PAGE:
Colombia’s ombudsman blasted the government on Tuesday, claiming that state abandonment of the country’s Pacific coast has allowed 17 illegal armed groups to emerge.
Ombudsman Carlos Negret couldn’t possibly be more grim when he, governors and community leaders tried to describe the consequences of the chronic state abandonment in Choco, Valle del Cauca, Cauca and Nariño.
“We’re watching the corpses of Choco going down the rivers,” Negret told the Constitutional Court, which had requested a follow-up on its 2004 sentence ordering a state response to mass displacement.
There exists no state. I only found citizens who live there. No one else is in that area.
Ombudsman Carlos Negret
According to the ombudsman, the state’s failure to enter the region after a ceasefire and peace deal with guerrilla group FARC in 2016, 17 illegal armed groups have formed, in part by rearming guerrillas.
Negret told the court that his office sent out 19 alerts to national authorities since January last year, but to no effect.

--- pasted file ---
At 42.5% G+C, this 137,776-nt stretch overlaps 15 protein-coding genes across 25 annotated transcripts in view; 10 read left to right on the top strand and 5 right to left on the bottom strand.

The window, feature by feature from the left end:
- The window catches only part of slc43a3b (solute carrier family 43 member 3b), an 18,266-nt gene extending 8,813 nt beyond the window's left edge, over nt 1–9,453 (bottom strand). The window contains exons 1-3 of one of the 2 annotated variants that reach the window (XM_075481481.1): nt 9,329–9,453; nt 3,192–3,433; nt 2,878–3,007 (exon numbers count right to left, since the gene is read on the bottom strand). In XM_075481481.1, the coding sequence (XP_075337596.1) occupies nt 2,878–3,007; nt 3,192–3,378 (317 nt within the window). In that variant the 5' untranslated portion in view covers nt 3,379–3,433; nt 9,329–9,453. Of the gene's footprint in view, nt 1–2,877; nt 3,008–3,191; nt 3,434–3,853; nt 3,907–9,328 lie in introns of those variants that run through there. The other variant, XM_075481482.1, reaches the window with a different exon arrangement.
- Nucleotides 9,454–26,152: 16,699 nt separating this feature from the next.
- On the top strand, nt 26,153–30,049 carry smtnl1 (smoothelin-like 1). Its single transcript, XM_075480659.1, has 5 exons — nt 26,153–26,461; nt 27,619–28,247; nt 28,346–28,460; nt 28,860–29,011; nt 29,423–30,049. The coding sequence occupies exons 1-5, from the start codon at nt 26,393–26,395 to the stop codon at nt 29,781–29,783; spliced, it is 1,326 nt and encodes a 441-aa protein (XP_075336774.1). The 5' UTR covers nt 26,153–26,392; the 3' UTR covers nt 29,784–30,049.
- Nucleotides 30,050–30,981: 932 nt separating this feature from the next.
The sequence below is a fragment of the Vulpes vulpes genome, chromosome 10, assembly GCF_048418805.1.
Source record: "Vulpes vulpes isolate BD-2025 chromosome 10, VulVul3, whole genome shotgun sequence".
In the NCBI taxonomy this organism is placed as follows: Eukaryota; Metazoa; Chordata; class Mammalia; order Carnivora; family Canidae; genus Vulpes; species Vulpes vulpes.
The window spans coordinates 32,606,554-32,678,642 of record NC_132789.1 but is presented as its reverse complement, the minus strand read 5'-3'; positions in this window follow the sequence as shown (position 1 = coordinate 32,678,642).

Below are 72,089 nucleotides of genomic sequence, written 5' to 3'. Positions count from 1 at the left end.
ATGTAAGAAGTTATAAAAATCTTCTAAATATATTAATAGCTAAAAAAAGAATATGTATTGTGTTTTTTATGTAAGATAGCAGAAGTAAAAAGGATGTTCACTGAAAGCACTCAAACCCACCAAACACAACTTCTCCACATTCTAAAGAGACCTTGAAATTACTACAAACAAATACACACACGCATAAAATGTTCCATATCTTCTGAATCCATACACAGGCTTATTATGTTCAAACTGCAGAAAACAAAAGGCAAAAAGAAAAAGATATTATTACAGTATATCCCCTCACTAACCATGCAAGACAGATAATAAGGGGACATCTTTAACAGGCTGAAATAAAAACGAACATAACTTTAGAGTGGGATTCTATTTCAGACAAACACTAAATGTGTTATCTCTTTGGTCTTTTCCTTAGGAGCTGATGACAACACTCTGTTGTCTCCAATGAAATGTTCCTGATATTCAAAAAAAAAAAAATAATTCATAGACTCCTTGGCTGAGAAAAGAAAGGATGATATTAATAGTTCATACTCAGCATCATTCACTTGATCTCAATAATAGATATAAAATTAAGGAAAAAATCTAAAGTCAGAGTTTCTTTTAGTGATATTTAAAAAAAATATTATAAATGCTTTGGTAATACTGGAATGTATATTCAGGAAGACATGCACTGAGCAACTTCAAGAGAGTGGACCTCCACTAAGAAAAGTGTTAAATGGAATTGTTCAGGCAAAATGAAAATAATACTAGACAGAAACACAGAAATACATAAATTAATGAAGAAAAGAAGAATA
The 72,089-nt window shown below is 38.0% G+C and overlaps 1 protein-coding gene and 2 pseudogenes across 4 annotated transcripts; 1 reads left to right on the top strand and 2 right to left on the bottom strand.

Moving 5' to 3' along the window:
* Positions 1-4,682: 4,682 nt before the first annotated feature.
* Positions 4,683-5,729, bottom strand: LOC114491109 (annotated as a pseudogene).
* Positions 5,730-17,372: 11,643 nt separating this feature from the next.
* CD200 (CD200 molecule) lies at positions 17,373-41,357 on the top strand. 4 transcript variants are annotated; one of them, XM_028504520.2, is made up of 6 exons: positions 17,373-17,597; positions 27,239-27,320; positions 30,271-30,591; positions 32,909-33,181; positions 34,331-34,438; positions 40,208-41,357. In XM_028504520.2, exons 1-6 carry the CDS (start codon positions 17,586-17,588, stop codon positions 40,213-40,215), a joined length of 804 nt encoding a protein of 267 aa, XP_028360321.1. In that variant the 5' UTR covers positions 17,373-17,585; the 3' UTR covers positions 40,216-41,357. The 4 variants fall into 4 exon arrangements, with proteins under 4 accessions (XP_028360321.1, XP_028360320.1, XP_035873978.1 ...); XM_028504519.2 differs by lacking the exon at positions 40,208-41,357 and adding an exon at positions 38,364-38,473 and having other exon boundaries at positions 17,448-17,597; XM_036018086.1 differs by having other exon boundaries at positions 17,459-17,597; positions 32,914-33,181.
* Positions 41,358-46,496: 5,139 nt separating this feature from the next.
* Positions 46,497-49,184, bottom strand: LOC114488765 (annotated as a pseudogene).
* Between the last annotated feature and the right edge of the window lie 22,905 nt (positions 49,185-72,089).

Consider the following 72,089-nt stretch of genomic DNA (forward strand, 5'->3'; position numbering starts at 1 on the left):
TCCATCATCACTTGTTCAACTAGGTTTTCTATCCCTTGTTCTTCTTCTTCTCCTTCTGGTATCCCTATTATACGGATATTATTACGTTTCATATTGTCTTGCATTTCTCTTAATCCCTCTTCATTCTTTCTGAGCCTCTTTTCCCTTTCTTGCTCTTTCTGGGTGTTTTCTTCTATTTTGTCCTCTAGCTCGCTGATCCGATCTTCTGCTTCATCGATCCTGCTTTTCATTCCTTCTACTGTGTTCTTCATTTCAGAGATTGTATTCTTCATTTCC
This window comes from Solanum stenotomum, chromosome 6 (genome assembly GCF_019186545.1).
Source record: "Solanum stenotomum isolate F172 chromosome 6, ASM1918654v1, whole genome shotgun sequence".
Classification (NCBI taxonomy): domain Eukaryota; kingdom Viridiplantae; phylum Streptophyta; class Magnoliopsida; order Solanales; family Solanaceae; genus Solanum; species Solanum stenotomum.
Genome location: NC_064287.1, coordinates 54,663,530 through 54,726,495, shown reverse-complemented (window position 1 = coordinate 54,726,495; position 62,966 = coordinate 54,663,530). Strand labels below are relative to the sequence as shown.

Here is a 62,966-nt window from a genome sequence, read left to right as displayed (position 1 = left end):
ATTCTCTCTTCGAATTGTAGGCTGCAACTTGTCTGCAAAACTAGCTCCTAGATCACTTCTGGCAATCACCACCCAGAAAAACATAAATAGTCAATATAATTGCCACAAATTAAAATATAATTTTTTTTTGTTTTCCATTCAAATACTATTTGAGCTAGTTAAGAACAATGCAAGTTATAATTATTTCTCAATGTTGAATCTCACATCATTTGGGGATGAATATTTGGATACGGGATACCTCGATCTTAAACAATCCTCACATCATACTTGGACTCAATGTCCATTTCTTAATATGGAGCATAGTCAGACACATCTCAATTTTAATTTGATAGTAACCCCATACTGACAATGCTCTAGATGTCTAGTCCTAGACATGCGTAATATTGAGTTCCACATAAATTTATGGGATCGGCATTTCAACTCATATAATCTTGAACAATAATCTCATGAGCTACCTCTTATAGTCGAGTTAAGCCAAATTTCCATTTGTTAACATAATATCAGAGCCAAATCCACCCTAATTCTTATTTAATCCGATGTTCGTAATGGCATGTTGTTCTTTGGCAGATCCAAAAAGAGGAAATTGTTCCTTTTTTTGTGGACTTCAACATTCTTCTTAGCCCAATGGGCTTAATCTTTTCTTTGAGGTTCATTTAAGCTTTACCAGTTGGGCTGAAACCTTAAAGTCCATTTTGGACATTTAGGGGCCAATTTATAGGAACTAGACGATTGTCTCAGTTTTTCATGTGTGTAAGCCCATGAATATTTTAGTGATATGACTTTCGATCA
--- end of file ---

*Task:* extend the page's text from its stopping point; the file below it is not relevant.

The Red Cross last month said that in Choco, the most northern of the Pacific provinces, forced displacement has gone up 238% since last year and that forced confinement has gone up 282%.
The main reason for these humanitarian emergencies is an ongoing turf war over former FARC territory between the ELN and the AGC.
Most of the new illegal armed groups mentioned by the ombudsmen have emerged in the southwestern Nariño and Cauca provinces, according to thank tank Indepaz.
These two provinces are home to some of the country’s most important coca-growing areas, and rich in gold and silver, but historically abandoned by the state and long controlled by the FARC.